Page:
Archive | Baltimore Colts RSS feed for this section

Finding Success When One Door Closes and Another One Opens

22 May

Can Dennis Dixon Join a List of Players Who Found the Right Situation to Display Their Talents?

By Chris Murray

For the Chris Murray Report and the Philadelphia Sunday Sun

Eagles quarterback Dennis Dixon believes he can be the Eagles starting quarterback.

Eagles quarterback Dennis Dixon believes he can be the Eagles starting quarterback.

PHILADELPHIA—I’ve always been a firm believer in the idea that successful athletes not only have the raw ability and the determination to work at bettering themselves in their sport, being in the right place at the right time or having the right people around you—i.e. teammates or coaches-is also a determining factor.

Covering the Eagles organized team activities for the last couple of weeks, the one player that I see that could be an interesting case of what I mentioned in the previous paragraph is Dennis Dixon, who is competing for the Eagles starting quarterback spot.

So far, he is the one quarterback in Eagles camp that seems to have a firm grasp of head coach Chip Kelly’s. After playing in both Pittsburgh and Baltimore as a backup, Dixon is hoping that he can take that experience in addition to what he learned playing for Kelly at Oregon and be the Eagles starting quarterback in 2013.

“I thought that one thing I’ve learned is leadership and you got to make sure that the other 10 guys are all ready to go,” Dixon said after practice on Monday. “At the end of the day, you got to be able to know your plays.”

Dixon is one of those interesting studies in what if his circumstances were different? During his senior year in 2007 with the Ducks, there was a strong possibility that Dixon would win the Heisman Trophy and be high draft pick in the 2008 NFL Draft.

In the last 10 games of his collegiate career, Dixon had thrown 20 touchdown passes and threw for 2,136 yards before the injury to his anterior-cruciate ligament in his left knee ended his season.  His Heisman hopes died and his draft stock plummeted dramatically.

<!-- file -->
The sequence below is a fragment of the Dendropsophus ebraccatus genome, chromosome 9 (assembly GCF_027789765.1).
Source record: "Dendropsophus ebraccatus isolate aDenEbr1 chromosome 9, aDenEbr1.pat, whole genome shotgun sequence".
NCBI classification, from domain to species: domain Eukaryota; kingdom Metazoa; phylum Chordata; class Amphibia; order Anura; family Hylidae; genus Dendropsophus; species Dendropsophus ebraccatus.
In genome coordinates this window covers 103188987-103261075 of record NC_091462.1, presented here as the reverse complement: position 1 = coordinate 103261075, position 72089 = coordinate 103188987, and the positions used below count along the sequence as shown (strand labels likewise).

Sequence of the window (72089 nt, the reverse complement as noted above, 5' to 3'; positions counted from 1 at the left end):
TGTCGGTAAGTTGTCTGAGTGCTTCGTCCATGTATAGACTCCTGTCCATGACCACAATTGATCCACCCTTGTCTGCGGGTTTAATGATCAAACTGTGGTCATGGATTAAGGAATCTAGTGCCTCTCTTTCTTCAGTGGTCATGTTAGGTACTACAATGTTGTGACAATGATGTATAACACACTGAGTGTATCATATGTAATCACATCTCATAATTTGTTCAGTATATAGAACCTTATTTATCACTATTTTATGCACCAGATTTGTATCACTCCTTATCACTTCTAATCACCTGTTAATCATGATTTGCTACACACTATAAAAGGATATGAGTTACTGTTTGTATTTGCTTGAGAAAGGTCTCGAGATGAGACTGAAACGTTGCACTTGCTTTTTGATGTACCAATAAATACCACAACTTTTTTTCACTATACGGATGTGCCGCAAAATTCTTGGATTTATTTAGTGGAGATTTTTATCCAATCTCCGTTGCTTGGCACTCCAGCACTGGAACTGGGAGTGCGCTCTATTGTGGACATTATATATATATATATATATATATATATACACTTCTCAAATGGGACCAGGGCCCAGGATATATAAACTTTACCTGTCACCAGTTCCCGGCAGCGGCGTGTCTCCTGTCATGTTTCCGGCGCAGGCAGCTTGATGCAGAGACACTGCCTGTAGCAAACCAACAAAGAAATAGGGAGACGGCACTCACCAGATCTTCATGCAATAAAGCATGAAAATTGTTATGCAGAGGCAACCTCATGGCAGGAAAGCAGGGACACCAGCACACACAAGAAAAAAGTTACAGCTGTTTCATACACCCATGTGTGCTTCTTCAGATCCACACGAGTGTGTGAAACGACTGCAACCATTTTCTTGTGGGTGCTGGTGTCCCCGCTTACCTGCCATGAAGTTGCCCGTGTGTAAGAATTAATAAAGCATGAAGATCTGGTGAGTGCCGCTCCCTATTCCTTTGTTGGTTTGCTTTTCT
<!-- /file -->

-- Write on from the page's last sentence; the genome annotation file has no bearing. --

Pittsburgh drafted Dixon in the fifth round to be a backup to Ben Rothlisberger. Oddly enough, Dixon actually started three games during his tenure with the Steelers and had a 2-1 record.

He left Pittsburgh after the 2011 season and served as a scout team quarterback as a member of the Baltimore Ravens taxi squad.

I think Dixon’s chances are his good of being the Eagles are as good as anybody else’s considering that he knows the offense better than any of the quarterbacks competing for the job. That certainly bodes well for him.

Maybe this is the point where Dixon’s takes off. To be honest, I don’t know if he’s going to win that job or not. But if he does and he performs well, it will be another story of a guy finding the right situation to elevate his career.

That is always the beauty of sports is when players can find the right venue to display their talents.  Of course, there are plenty of instances in sports where talented guys have found themselves in the right situation after being cast aside in another circumstance.

John Unitas was cut by the Steelers in 1955 and playing semi-pro before getting his opportunity in Baltimore.

John Unitas was cut by the Steelers in 1955 and playing semi-pro before getting his opportunity in Baltimore.

Perhaps the most famous story in sports of an athlete finding the right place to achieve success in his career was that of one John Constantine Unitas.  He is one of the all-time great quarterbacks in NFL history.

But when Unitas was drafted by the Pittsburgh Steelers in 1955, he was the fourth quarterback on a team that wanted to keep three quarterbacks. Even though he had one of the strongest arms in the Steelers camp that year, Pittsburgh head coach Walt Kiesling thought Unitas was not smart enough to be an NFL quarterback and didn’t allow him to take a snap in a game.

When the Baltimore Colts called Unitas in for tryout in 1956, he was living in Pittsburgh and working as a construction worker while playing semi-pro football for the Bloomfield Rams at six bucks per game.

Of course, you know the rest of the story, Unitas, who called his own plays, became the quarterback who elevated the two-minute drill into an art-form, re-wrote the NFL passing records and led the Colts to two NFL Championships and one Super Bowl title.

Eagles fans know the story of Randall Cunningham, who actually had a human highlights film of a career with the Birds. Unfortunately, he didn’t win enough playoff games-one to be exact-and was maligned for being just a running quarterback.

During Cunningham’s time in Philadelphia, he never had a good offensive line, a running game, or a good offensive coordinator. Cunningham was ultimately let go a year into then Eagles head coach Ray Rhodes regime.